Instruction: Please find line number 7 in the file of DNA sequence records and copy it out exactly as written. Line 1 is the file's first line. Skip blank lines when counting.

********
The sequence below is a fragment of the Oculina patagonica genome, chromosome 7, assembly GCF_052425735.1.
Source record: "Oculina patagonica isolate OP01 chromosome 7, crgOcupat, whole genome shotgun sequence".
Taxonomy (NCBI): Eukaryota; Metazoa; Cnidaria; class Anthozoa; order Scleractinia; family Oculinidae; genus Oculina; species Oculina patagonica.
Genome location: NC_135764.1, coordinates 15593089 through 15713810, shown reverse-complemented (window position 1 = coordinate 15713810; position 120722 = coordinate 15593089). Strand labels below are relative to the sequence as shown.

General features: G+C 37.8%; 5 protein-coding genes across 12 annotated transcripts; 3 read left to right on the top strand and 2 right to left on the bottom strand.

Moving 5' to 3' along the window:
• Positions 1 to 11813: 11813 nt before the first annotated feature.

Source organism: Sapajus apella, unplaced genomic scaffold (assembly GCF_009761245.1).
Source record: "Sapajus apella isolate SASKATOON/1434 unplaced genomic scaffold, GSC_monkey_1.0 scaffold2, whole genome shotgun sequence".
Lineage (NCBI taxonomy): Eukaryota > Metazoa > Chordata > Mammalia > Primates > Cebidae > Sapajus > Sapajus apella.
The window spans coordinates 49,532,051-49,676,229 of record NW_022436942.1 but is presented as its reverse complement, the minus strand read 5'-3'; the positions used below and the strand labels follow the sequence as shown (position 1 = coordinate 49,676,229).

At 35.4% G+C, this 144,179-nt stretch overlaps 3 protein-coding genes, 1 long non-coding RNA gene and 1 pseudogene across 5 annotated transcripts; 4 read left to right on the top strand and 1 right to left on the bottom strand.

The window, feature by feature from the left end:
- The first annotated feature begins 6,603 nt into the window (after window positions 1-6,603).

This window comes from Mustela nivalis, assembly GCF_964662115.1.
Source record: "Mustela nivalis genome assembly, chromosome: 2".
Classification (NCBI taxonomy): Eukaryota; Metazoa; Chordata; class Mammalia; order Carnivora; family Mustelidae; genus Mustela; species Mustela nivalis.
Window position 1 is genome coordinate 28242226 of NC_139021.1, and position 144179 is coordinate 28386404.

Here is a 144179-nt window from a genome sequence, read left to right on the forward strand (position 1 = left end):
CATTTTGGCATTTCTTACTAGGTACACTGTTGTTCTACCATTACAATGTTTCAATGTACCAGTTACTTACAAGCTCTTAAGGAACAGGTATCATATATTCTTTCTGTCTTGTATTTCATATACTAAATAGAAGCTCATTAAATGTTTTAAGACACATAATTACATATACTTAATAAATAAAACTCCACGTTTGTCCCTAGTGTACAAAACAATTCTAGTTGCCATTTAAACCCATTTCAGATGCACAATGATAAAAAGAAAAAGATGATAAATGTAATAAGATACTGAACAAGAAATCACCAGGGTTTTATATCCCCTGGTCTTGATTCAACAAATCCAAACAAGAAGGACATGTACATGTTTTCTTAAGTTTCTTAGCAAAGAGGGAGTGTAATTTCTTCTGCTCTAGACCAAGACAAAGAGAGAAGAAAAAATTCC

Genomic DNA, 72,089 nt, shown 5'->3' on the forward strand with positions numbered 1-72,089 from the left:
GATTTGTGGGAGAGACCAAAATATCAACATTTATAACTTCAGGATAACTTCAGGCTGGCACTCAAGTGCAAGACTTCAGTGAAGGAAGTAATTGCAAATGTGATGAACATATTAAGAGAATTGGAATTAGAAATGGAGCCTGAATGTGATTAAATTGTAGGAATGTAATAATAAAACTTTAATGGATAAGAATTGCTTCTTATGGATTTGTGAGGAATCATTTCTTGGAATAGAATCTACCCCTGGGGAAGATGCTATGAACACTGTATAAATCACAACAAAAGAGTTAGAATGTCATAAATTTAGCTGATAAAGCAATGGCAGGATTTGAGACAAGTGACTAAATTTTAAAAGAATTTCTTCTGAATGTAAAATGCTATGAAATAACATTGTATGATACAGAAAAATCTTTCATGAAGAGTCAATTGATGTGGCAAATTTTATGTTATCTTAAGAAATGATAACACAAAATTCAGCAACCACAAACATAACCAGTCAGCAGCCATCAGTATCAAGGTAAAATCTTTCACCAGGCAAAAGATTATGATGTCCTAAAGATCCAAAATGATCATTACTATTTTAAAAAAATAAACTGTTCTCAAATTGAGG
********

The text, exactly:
• Positions 1 to 11813: 11813 nt before the first annotated feature.